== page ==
Yellowstone caldera eruption fears have spiked as the supervolcano’s largest geyser erupted for the eight time. So far, scientists aren’t certain why the Steamboat geyser continues to erupt, adding to the fears.
After years of silence, Yellowstone’s Steamboat geyser, a better show than Old Faithful, has spewed boiling water hundreds of feet in the air eight times since March. Steamboat, the tallest geyser in the vast Yellowstone National Park, isn’t reliable at all, unlike the more famous Old Faithful that belches steam with regularity. But the fact is, Steamboat has been more faithful, at least lately, spewing eight times since March 14, after being silent for nearly four years. But that regularity is terrifying and puzzling scientists.
Until this recent series of eruptions, the last time Steamboat blew was in September 2014. Steamboat’s latest eruption was Monday morning when the geyser shot boiling hot water hundreds of feet into the air. Steam billowed from the geyser for hours longer. Steamboat is located in the Norris Geyser Basin, known to have the hottest and most changeable thermal area in nearly 3,500-square-mile wilderness park that sits on a volcanic hot spot called a caldera. That accounts for the geyser’s towering columns of steam (it’s very, very hot underground) but leaves a major fear-provoking question unanswered: Why now, and is it a sign the giant volcano is waking up?
Scientists don’t know why the Steamboat geyser has become more active, but they still insist that no major eruption is on the horizon. “It is a spectacular geyser,” Michael Poland, the U.S. Geological Survey’s scientist in charge of the Yellowstone Volcano Observatory, wrote to CNN in an email. “When it erupts, it generally has very big eruptions.”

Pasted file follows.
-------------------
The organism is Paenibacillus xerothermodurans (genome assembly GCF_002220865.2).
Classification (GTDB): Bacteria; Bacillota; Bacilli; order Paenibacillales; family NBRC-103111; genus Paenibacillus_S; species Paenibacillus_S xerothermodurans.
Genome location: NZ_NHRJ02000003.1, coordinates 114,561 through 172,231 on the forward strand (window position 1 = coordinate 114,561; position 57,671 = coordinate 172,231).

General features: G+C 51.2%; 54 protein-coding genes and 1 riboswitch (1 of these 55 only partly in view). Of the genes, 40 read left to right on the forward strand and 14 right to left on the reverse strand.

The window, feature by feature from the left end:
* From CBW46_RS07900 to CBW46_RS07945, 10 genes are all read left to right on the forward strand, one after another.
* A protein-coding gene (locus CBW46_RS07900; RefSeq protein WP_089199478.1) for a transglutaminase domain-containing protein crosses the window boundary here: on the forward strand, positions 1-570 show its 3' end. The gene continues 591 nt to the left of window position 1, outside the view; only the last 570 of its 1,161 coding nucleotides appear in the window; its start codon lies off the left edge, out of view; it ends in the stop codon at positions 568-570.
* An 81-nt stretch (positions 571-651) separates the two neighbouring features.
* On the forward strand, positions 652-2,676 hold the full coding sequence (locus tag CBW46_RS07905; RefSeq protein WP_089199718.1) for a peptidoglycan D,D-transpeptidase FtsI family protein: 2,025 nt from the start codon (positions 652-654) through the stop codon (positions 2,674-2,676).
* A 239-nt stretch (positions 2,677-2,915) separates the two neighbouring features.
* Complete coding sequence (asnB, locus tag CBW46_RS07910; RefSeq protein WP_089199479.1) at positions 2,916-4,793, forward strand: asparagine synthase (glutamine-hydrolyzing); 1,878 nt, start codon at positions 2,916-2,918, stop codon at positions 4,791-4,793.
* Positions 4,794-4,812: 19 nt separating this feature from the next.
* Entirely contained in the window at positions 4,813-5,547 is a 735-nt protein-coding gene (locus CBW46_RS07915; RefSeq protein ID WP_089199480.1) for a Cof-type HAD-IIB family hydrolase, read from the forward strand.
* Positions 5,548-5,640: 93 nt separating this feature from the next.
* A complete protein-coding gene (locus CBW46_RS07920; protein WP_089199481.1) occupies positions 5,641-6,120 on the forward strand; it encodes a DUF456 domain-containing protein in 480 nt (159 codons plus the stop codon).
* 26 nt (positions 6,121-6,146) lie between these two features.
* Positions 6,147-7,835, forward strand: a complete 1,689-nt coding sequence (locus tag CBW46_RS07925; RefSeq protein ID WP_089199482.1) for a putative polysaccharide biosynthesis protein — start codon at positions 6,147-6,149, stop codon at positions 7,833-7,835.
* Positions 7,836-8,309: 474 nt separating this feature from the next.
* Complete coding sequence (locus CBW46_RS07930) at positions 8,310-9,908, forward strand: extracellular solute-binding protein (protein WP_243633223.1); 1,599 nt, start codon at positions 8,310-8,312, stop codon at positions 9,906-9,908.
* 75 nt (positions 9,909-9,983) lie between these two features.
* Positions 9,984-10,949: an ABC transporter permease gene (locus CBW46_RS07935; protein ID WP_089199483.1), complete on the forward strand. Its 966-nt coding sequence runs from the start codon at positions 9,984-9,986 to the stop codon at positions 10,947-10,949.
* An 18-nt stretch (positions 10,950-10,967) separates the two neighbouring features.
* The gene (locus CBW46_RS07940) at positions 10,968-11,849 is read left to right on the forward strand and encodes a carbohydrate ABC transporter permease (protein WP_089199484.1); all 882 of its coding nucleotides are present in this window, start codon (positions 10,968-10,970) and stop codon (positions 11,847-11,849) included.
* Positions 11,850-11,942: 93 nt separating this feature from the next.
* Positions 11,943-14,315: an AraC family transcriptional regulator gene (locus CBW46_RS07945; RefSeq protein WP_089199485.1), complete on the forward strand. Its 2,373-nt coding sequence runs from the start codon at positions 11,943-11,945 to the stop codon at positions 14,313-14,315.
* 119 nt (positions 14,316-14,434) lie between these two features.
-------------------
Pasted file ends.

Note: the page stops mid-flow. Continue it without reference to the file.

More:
Data collected so far suggests a pattern to the eruptions within the series. If it all “proves out,” the days surrounding June 11-12 are good dates to potentially see the Steamboat geyser erupt, Forbes reported. “Most geysers erupt infrequently, unlike Old Faithful, so Steamboat is not enigmatic in that regard. But Steamboat has a mystique about it because it is the tallest active geyser in the world. It gets attention because of this, and rightly so,” Poland said.
The day of the first eruption, park staff detected activity on nearby seismometers, thermal gauges, and water discharge on a US Geological Survey stream gauge. Yellowstone National Park staff arrived in time to observe steam from the geyser but no water column. According to the Geological Survey, this is a usual occurrence after a vigorous water eruption. The steam phase can last several hours.
Scientists consider Yellowstone to be a “‘supervolcano,” which refers to volcano capable of an eruption of more than 240 cubic miles of magma,” according to the National Park Service. This distinction is based on massive eruptions over 600,000 years ago. Although the caldera is considered active, scientists believe that it is unlikely to erupt in the next thousand years.
There doesn’t seem to be a direct relationship between these eruptions and the supervolcano, Poland wrote. “The geyser is reflecting processes that are occurring in the shallowest part of the system — tens to perhaps a few hundreds of meters deep, whereas the magmatic system starts about 5 km down. Geysers are supposed to erupt, and so what we’re seeing is normal behavior.” So once again, we are being told this is all normal abnormal activity.
Courtesy of SHTFplan.com